Abdominal pain and leukocytosis in an immunosuppressed patient

Adam C. Seegmiller, Rita M. Gander

Research output: Contribution to journalArticlepeer-review

1 Scopus citations


Patient 25-year-old Hispanic woman. Chief Complaint Abdominal pain. History of Present Illness The patient presented to her regular renal clinic appointment complaining of decreased appetite and midepigastric abdominal pain for 2 weeks. She described the pain as episodic in nature, occurring approximately twice daily, and resolving spontaneously. The pain was associated with bloating, but there was no accompanying nausea, vomiting, or diarrhea. The patient had a history of gastroesophageal reflux disease (GERD), but stated that her current pain was different from the pain she experienced during an episode of GERD. Additionally, her pain was not positional and was unchanged by eating. Past Medical History Systemic lupus erythematosis (SLE) diagnosed 7 months prior to presentation, stage IV lupus nephritis, steroid-induced diabetes mellitus, hypertension, and a history of GERD. Past Surgical History Removal of a benign axillary mass. Drug History Prednisone, 60 mg, once daily; hydroxychloroquine, 200 mg, twice daily; lisinopril 20 mg, once daily; glimepiride, 1 mg, once daily; esomeprazole, 40 mg, once daily. Family/Social History The patient had no significant family medical history. She has 1 child and denied any history of alcohol, tobacco, or drug abuse. She had a single blood transfusion 7 months prior to presentation. Physical Examination Vital signs: temperature, 36.9°C; heart rate, 80 beats per minute; respiratory rate, 20 breaths per minute; blood pressure, 94/63 mmHg. The patient was in no acute distress. She had a cushingold appearance with moon facies. The remainder of the physical exam was normal. Of note, the patient's abdomen was soft, non-tender, and non-distended with normoactive bowel sounds. Principal Laboratory Results (Table 1). Results of Additional Diagnostic Procedures and Tests A bone marrow biopsy revealed a hypocellular bone marrow with increased megakaryocytes, mild anemia, and leukemoid reaction with moderate eosinophilia. Blood and urine cultures were negative for microorganisms. Stool cultures grew normal gastrointestinal tract (GI) flora, but the bacteria were spread between the colonies in a lacy, web-like pattern on the solid growth medium, giving the appearance of "tracks" (Image 1A). A selenite broth culture that had been inoculated with the stool sample was centrifugea and a sample of the sediment was analyzed for ova and parasites (O&P) (Image 1B-1D).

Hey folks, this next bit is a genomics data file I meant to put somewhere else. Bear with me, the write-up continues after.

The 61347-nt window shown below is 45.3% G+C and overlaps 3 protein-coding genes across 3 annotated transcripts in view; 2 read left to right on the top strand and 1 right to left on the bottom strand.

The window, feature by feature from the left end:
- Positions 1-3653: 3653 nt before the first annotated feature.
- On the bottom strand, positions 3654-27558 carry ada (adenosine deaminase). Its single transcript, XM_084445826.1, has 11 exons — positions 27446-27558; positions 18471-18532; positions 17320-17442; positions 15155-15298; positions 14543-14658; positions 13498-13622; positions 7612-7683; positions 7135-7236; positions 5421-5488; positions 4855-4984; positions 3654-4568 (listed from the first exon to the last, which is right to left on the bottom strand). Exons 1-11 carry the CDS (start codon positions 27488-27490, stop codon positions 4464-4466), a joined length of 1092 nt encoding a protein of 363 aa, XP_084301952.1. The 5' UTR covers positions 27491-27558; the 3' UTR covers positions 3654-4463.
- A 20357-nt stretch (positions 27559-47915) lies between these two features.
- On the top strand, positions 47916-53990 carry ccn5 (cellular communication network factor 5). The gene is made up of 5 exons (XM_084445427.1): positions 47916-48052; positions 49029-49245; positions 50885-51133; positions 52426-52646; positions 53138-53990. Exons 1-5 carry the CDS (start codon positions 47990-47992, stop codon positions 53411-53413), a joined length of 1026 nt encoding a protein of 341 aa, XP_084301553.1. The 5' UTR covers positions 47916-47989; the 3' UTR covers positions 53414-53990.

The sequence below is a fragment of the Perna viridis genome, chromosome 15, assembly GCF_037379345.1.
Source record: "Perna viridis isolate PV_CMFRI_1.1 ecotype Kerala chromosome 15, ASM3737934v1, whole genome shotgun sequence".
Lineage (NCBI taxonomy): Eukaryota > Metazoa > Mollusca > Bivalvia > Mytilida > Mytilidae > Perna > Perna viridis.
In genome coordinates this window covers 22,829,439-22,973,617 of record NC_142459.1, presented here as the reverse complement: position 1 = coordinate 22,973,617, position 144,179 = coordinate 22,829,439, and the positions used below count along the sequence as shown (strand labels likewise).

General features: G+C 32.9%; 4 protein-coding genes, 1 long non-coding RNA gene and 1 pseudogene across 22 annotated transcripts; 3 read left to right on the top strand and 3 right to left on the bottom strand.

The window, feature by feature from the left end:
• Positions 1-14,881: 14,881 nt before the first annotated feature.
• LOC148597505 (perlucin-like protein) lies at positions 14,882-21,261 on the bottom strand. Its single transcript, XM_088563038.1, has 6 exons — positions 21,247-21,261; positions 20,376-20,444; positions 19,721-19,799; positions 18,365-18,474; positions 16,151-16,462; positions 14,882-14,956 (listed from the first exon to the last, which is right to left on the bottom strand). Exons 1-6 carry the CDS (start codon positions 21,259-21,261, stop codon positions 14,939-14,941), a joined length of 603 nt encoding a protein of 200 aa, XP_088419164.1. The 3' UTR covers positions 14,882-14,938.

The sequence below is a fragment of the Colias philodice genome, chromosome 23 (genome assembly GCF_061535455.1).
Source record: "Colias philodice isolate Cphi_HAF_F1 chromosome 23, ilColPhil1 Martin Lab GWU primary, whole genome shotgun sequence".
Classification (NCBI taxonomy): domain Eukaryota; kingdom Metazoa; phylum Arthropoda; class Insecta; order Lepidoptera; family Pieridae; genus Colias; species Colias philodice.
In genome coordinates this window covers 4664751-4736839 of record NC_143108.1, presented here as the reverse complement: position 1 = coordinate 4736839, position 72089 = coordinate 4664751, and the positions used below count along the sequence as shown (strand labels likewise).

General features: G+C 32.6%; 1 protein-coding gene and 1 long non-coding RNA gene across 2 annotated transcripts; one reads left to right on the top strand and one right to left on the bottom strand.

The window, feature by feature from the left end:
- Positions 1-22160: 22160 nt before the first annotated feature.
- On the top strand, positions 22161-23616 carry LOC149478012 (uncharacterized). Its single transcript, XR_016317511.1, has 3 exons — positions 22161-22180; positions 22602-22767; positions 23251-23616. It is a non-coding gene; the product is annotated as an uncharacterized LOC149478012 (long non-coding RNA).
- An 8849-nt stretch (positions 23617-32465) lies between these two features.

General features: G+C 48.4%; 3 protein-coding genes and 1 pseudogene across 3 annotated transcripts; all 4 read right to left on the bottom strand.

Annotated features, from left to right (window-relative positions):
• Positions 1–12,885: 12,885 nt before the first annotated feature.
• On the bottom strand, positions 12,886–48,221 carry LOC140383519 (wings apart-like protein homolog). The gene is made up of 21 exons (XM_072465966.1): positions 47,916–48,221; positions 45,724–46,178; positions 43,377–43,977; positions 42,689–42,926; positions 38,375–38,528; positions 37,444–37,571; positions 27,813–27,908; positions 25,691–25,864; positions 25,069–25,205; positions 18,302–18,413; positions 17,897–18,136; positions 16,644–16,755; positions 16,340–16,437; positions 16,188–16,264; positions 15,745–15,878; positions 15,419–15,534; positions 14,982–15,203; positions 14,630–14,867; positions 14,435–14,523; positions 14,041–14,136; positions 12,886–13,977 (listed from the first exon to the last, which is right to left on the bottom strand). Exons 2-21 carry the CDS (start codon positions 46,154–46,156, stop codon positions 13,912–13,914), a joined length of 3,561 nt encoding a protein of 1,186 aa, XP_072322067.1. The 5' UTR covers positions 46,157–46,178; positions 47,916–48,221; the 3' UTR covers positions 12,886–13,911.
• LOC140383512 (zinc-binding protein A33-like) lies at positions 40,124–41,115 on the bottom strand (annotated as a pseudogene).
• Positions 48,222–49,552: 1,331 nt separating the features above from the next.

Original languageEnglish (US)
Pages (from-to)669-671
Number of pages3
JournalLaboratory medicine
Issue number11
StatePublished - Nov 2004


  • Glucocorticoids
  • Hyperinfection
  • Immunosuppression
  • Leukocytosis
  • Strongyloides stercoralis
  • Strongyloidiasis

ASJC Scopus subject areas

  • Clinical Biochemistry
  • Biochemistry, medical


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